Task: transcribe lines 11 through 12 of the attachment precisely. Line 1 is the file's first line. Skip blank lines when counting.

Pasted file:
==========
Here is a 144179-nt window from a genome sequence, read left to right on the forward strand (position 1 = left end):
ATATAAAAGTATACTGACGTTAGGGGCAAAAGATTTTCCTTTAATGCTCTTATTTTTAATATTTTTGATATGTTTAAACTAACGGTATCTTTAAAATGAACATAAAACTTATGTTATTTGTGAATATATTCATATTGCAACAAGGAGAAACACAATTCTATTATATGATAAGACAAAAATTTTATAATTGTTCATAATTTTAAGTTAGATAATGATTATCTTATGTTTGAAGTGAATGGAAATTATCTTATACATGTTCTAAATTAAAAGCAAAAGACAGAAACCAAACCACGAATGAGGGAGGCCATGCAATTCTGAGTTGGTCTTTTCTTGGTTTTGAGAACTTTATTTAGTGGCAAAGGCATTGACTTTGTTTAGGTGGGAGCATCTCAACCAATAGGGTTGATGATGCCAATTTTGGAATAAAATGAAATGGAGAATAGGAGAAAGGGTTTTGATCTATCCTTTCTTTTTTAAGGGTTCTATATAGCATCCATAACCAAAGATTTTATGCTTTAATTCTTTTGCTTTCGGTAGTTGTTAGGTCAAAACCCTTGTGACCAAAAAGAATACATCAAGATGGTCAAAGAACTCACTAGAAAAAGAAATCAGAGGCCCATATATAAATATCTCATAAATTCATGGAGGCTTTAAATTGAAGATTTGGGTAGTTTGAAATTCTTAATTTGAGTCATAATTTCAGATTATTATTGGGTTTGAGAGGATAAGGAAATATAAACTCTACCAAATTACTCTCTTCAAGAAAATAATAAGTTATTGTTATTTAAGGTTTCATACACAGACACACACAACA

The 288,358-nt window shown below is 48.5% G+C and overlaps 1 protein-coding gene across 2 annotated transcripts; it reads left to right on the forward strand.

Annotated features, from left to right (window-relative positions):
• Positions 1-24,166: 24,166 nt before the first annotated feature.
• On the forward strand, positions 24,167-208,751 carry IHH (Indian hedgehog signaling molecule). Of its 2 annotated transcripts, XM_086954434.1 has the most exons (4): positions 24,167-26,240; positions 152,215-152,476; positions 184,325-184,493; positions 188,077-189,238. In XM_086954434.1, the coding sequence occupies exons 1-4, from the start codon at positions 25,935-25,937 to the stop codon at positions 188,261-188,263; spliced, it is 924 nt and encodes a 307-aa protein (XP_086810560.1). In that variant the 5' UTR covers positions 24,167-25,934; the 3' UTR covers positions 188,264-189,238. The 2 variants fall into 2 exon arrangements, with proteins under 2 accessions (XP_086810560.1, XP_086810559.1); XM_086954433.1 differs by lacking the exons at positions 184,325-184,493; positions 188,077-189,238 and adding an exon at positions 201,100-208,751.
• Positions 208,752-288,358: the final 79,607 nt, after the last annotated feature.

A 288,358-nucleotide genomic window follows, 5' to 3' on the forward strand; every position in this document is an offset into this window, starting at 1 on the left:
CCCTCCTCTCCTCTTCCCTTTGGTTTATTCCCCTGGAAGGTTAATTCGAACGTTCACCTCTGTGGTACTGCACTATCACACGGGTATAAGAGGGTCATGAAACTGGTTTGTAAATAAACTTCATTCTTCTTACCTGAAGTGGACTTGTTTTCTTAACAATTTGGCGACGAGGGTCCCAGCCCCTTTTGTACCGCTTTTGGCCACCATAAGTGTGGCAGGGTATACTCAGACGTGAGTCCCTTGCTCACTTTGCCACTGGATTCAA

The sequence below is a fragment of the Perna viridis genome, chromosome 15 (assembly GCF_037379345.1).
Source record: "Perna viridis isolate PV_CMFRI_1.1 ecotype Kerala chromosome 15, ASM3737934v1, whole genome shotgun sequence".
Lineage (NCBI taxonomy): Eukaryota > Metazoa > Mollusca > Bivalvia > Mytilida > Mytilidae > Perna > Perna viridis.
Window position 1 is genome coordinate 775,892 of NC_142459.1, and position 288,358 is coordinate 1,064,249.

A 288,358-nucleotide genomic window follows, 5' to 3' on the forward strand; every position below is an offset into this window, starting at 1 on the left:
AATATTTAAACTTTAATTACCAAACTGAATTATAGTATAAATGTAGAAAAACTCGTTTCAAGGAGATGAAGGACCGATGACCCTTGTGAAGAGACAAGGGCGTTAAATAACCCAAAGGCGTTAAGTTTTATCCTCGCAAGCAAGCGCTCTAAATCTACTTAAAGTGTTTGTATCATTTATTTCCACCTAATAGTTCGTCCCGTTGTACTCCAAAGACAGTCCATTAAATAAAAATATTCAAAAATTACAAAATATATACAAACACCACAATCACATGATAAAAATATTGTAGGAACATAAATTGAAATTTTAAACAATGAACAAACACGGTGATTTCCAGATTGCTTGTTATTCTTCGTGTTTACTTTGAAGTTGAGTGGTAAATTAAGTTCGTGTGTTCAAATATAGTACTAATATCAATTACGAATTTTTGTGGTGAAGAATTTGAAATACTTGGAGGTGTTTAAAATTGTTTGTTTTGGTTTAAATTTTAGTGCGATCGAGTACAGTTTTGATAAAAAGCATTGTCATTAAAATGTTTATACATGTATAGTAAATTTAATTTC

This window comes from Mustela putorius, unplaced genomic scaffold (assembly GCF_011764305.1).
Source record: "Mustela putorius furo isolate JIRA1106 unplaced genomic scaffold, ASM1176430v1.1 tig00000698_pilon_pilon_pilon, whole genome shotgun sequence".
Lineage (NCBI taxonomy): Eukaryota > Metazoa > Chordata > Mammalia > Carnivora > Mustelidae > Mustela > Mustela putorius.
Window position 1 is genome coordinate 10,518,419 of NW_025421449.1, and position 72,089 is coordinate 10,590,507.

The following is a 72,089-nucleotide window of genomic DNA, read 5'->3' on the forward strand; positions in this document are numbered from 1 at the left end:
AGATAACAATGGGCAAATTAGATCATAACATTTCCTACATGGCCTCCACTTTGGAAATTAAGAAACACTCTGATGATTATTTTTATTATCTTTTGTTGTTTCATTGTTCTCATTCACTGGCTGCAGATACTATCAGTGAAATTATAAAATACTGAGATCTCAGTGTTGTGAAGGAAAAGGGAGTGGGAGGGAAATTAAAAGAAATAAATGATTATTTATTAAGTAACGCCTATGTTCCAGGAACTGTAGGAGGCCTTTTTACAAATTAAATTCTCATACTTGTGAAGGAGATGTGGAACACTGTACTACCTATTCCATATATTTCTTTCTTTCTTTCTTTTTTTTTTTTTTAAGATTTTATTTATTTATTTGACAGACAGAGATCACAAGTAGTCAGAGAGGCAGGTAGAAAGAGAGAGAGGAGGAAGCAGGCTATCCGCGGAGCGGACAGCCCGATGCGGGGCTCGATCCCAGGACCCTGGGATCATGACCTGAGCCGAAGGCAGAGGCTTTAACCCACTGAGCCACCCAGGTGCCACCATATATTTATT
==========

Source record: "Perna viridis isolate PV_CMFRI_1.1 ecotype Kerala chromosome 15, ASM3737934v1, whole genome shotgun sequence".
Lineage (NCBI taxonomy): Eukaryota > Metazoa > Mollusca > Bivalvia > Mytilida > Mytilidae > Perna > Perna viridis.